Prescott House Boston Reviews
Prescott House - Federal Style on Boston Common Jul 14, 2012
Never one to pass up a historic house tour, I recently visited the Prescott House overlooking Boston Common. Although the house was originally built in 1808 for James Smith Colburn, a Boston merchant, it’s named for William Hickling Prescott who lived there from 1845-1859.
Prescott was a prominent 19th-century historian who wrote extensively on the Spanish Empire. His books were some of the best sellers of the time and, although his name is perhaps not as well-known today, back then he was just as popular a figure as his contemporary Harriet Beecher Stowe (Uncle Tom’s Cabin.
Interesting facts about Prescott:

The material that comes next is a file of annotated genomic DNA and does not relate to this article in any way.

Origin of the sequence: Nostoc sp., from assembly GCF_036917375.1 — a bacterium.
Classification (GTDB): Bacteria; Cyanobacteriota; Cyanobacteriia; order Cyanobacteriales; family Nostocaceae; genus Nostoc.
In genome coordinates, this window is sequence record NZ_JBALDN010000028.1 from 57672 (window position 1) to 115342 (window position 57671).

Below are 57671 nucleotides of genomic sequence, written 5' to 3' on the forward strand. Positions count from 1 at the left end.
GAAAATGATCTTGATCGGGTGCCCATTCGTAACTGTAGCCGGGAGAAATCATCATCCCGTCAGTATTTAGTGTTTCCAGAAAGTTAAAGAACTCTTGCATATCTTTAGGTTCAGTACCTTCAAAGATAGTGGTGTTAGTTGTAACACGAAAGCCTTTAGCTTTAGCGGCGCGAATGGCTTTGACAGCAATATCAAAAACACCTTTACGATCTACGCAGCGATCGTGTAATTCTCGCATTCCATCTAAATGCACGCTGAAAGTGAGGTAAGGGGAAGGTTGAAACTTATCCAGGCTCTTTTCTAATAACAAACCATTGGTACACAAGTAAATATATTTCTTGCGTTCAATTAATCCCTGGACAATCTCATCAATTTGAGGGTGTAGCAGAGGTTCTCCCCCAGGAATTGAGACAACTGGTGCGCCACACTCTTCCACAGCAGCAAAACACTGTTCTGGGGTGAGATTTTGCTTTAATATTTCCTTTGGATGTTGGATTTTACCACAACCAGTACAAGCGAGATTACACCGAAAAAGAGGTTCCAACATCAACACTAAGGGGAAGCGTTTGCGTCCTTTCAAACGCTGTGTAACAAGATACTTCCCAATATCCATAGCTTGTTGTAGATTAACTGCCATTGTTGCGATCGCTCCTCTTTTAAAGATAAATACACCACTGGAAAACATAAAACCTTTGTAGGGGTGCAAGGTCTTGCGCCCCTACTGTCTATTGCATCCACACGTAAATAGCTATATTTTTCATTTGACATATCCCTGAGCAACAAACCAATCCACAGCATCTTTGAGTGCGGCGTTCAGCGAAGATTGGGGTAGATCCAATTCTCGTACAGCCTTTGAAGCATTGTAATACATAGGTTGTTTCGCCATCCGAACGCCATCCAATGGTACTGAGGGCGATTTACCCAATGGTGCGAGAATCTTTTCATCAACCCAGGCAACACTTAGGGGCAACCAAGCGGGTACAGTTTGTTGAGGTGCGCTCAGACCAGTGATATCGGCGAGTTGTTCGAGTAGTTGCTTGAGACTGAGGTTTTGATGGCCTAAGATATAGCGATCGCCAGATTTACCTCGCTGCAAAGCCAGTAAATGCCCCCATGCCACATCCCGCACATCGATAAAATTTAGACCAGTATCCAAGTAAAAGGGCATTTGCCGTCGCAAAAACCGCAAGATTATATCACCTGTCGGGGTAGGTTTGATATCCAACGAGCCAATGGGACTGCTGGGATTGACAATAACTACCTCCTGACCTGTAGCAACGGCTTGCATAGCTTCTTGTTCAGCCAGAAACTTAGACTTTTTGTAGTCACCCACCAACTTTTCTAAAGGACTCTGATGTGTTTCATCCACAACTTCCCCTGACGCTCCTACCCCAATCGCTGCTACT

• He was almost blind having lost vision in one eye due to an infection suffered after being hit with a biscuit while at Harvard. A second infection took the sight in his other eye.
• He is a direct descendant of the revolutionary American officer William Prescott – he of the “don’t fire until you see the whites of their eyes” fame.
Prescott House is a 5-1/2 story brick townhouse in the Federal style with an unusual bow-front/round room. It was designed by American architect Asher Benjamin. The house includes several large windows and multiple doors to the same room – a sign of wealth at the time as those items were often subjected to an extra tax. While few original items remain, the furnishings are largely from the appropriate time period.
The tour covers 3 of the floors – those that were used primarily for entertaining as well as 1 bedroom and Prescott’s study. Tours are given as requested with the last tour starting no later than 3:30PM and are $7 per person.
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